Was this visible on Google Earth?

Don't feel bad or take my criticism too harshly. The search for positive feedback is a universal human trait. A sense of competence enables us to push off into untracked terrain but overconfidence furthers neither the progression of your trip nor the development of your navigation skills. If you are really aren't sure (are you being completely honest?) which camp you are in, take your next trip without the GPS and use only the relevant map. If you don't know where you are at all times, your navigation skills need work. 

 Look away from the screen....

  1. This long tangential digression brings me to point number two, have a solid foundation in the basic navigation skills, that is, know how to orient your map with your compass, how to correct for declination (buy a compass where you can set declination and you'll never have to worry about this), how to take and walk a simple bearing, what your pace is on various types of terrain. Triangulation, long taught in navigation courses, is a handy skill, as is being able to shoot bearings, even if you only ever use these skills to identify that attractive looking peak in the distance. Don't feel bad about getting your compass out to check direction or orient your map, there is no shame in this (shame should be reserved for those that automatically use their GPS units instead of their brains). Trust your instruments, not your instinct. The backwoods are full of people wandering about half (or completely) lost after declaring “the compass must be wrong.” Perhaps they will eventually meet up with the people who “know a short-cut.”

Orient the map

  1. Before you head out on your trip, use the map to break your journey into legs or segments with defined start and end points. It's best if these segments make some kind of logical sense, such as, follow drainage A to Lake B. At Lake B follow the ridgeline C to intersecting ridgeline D. Between each start and end point include hand-rails, backstops, checkpoints, even compass bearings. Estimate how much time it will take to complete each leg. Write it all down and take it with you. Planning the trip in this way has the added advantage of helping you work out what time you need to start the trip in order to finish at a certain time. As your skills increase, you can often omit the writing down stage and simply do this in your head, but, on long complicated trips, you may still want to revert to this basic practice.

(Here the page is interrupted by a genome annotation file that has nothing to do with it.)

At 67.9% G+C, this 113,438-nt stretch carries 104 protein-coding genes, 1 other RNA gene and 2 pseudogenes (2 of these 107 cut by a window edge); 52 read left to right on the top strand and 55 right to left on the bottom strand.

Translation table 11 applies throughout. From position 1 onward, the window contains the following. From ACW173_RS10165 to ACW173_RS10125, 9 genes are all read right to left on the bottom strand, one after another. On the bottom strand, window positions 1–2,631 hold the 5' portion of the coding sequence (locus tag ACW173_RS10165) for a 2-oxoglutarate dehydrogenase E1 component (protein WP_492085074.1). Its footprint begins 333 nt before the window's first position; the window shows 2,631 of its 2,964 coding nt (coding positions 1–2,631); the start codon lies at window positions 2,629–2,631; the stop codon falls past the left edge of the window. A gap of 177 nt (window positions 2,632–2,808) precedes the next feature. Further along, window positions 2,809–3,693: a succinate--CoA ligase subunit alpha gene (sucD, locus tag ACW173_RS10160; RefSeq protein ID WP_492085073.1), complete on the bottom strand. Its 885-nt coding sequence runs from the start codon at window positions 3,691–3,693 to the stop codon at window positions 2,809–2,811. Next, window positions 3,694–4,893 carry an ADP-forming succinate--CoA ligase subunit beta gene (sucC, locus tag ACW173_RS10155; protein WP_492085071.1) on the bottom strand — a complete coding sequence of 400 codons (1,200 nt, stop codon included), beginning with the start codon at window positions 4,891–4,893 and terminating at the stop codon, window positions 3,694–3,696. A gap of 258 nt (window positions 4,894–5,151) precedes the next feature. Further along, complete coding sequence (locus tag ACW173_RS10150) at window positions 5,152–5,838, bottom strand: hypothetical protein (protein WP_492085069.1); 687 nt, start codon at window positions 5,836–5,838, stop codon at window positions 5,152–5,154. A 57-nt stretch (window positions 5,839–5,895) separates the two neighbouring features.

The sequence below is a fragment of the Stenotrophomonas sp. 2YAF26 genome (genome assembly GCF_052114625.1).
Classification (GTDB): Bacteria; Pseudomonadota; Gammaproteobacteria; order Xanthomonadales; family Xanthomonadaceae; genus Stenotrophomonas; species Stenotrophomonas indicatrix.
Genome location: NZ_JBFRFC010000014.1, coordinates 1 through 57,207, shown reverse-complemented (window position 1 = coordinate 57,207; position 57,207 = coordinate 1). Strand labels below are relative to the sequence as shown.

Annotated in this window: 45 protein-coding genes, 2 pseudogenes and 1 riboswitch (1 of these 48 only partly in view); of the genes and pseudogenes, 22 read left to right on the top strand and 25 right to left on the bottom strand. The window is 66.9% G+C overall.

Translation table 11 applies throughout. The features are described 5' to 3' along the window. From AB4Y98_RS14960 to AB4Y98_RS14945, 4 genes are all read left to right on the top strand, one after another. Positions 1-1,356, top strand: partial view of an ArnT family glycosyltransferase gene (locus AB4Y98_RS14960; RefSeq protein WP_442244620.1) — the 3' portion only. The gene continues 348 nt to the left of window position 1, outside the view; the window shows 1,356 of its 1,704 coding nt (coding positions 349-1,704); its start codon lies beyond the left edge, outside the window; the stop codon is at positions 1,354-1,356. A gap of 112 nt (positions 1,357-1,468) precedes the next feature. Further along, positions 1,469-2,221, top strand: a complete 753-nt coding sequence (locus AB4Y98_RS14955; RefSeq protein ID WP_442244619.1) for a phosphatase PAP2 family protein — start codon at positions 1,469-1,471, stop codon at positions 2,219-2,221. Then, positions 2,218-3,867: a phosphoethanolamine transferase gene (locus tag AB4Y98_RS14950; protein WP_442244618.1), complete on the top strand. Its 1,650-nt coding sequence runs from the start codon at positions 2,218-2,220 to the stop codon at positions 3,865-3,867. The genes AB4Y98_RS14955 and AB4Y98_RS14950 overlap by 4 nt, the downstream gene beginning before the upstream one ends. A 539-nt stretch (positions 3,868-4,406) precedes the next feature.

This was an 8 day trip,
     but it could still be broken into segments

  1. As you travel through the terrain mark off in your head each hand-rail, backstop, check point you pass. If something does not seem right, for example a lake does not appear where one should, stop and work out where you are. The sooner you can error correct the better. Backtracking (which all humans hate) may be necessary. Refer to point number two, trust your instruments, not your instinct.

This tarn makes a handy checkpoint

  1. Which, brings me finally, past many tangents to point number five, always debrief from your trips. Was your mental image of the terrain accurate? Did your handrails, backstops, checkpoints prove useful? Were you on pace for your planned times? Were you lost or misplaced and, if so, where did you make your navigational error? Just like learning to read a map, debriefing from trips is an iterative process where you identify your weaknesses, develop a plan to correct them, assess whether or not the plan is working, identify new weaknesses, in an endlessly repeating loop. Making mistakes is mandatory, sadly, learning from them proves optional.

     Sit around and debrief after the day
    Scott F. photo